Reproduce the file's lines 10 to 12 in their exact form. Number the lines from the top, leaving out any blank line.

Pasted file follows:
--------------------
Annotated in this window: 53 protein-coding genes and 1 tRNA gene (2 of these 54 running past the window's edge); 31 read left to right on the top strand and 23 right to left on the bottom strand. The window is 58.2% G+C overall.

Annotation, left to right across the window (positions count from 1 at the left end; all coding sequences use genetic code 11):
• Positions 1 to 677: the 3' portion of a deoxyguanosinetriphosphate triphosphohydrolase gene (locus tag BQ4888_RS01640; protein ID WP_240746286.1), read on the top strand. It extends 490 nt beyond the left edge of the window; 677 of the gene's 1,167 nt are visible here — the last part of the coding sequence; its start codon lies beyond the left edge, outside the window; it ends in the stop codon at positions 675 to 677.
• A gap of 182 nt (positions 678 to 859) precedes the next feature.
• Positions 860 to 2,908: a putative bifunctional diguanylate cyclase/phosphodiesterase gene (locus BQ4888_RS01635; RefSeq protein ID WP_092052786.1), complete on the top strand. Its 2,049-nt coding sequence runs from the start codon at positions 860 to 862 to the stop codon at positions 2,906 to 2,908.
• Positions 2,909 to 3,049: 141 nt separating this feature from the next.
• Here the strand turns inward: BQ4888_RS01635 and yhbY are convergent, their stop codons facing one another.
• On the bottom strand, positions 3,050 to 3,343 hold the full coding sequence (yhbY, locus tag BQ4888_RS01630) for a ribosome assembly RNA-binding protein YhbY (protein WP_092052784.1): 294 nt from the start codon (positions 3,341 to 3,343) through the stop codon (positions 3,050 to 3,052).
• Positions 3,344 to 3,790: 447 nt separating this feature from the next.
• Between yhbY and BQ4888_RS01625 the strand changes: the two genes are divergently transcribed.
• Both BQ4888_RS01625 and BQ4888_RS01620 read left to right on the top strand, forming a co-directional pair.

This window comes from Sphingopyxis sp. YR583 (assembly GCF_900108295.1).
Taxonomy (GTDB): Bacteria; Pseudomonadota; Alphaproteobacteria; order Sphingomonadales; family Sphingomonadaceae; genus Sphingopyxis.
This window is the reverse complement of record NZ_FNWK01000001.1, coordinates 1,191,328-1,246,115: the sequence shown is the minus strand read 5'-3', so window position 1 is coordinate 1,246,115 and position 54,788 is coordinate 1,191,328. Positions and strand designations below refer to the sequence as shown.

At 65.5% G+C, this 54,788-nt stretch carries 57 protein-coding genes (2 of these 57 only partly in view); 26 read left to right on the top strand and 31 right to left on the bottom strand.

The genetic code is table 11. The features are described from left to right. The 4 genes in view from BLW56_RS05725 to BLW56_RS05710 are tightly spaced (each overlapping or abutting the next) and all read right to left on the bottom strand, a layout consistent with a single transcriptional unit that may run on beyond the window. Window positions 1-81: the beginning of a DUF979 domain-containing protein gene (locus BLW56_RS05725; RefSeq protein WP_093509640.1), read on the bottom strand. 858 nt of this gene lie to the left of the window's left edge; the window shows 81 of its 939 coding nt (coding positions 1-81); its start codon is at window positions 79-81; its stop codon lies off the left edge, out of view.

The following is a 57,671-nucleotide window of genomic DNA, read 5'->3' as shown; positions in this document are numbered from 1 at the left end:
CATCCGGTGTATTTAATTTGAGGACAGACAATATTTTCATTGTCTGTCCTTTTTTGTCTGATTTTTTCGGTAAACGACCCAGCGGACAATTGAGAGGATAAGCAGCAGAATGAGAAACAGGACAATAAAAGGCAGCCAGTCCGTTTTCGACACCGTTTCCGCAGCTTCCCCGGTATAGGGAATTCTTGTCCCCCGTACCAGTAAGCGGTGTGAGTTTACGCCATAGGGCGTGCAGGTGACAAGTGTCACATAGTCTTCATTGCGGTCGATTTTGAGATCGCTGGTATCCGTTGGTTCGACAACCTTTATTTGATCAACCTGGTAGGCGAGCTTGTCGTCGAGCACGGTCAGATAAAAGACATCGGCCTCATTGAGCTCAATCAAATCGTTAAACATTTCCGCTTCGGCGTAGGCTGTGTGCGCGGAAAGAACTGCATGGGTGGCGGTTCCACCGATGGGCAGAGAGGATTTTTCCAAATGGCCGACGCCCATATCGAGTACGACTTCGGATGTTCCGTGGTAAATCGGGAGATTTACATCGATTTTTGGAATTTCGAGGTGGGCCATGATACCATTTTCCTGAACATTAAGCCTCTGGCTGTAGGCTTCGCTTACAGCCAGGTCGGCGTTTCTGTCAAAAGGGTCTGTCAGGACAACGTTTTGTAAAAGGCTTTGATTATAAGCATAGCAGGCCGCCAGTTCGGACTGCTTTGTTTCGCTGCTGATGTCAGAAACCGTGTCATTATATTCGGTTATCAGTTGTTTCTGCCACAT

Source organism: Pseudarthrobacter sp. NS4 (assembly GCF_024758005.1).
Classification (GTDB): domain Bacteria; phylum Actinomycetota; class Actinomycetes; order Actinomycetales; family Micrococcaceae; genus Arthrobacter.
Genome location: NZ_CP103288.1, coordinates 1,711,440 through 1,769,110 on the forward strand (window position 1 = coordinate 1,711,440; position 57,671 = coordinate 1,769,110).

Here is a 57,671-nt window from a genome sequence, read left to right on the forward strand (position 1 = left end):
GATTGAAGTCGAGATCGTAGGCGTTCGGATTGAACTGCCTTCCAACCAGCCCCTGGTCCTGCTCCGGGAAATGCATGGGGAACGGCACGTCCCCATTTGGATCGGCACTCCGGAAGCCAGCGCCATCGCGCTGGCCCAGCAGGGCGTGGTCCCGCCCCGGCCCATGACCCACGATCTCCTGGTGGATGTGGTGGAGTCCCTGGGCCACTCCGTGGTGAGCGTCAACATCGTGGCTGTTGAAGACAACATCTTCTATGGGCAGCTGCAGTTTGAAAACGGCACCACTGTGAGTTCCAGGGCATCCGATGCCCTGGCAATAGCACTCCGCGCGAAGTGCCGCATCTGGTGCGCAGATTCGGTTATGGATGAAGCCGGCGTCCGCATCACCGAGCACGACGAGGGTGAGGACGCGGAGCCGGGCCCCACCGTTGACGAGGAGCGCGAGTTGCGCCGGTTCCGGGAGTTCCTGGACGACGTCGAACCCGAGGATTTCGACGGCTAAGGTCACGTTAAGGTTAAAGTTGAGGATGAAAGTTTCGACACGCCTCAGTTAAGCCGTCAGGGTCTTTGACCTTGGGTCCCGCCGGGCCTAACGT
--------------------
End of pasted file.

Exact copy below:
• Between yhbY and BQ4888_RS01625 the strand changes: the two genes are divergently transcribed.
• Both BQ4888_RS01625 and BQ4888_RS01620 read left to right on the top strand, forming a co-directional pair.

This window comes from Sphingopyxis sp. YR583 (assembly GCF_900108295.1).